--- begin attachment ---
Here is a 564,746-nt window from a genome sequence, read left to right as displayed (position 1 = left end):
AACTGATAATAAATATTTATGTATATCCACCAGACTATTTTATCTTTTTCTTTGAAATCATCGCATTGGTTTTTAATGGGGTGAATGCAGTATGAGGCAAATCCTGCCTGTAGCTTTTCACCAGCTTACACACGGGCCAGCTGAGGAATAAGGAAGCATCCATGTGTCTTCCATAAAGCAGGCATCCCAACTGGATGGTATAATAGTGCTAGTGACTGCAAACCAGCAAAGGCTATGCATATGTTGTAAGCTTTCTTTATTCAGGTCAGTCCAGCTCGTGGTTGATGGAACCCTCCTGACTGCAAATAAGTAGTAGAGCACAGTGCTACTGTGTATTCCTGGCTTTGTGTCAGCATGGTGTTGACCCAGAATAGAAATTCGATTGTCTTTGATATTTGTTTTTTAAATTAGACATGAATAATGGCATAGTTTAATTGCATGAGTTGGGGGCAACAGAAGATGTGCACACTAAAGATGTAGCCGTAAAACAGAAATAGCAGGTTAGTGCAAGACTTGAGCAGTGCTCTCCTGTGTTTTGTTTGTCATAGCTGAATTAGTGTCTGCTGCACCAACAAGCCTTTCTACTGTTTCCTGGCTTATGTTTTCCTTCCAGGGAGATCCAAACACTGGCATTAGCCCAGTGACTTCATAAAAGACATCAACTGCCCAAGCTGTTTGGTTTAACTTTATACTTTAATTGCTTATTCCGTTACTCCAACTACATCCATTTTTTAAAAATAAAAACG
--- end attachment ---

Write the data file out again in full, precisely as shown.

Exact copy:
Here is a 564,746-nt window from a genome sequence, read left to right as displayed (position 1 = left end):
AACTGATAATAAATATTTATGTATATCCACCAGACTATTTTATCTTTTTCTTTGAAATCATCGCATTGGTTTTTAATGGGGTGAATGCAGTATGAGGCAAATCCTGCCTGTAGCTTTTCACCAGCTTACACACGGGCCAGCTGAGGAATAAGGAAGCATCCATGTGTCTTCCATAAAGCAGGCATCCCAACTGGATGGTATAATAGTGCTAGTGACTGCAAACCAGCAAAGGCTATGCATATGTTGTAAGCTTTCTTTATTCAGGTCAGTCCAGCTCGTGGTTGATGGAACCCTCCTGACTGCAAATAAGTAGTAGAGCACAGTGCTACTGTGTATTCCTGGCTTTGTGTCAGCATGGTGTTGACCCAGAATAGAAATTCGATTGTCTTTGATATTTGTTTTTTAAATTAGACATGAATAATGGCATAGTTTAATTGCATGAGTTGGGGGCAACAGAAGATGTGCACACTAAAGATGTAGCCGTAAAACAGAAATAGCAGGTTAGTGCAAGACTTGAGCAGTGCTCTCCTGTGTTTTGTTTGTCATAGCTGAATTAGTGTCTGCTGCACCAACAAGCCTTTCTACTGTTTCCTGGCTTATGTTTTCCTTCCAGGGAGATCCAAACACTGGCATTAGCCCAGTGACTTCATAAAAGACATCAACTGCCCAAGCTGTTTGGTTTAACTTTATACTTTAATTGCTTATTCCGTTACTCCAACTACATCCATTTTTTAAAAATAAAAACG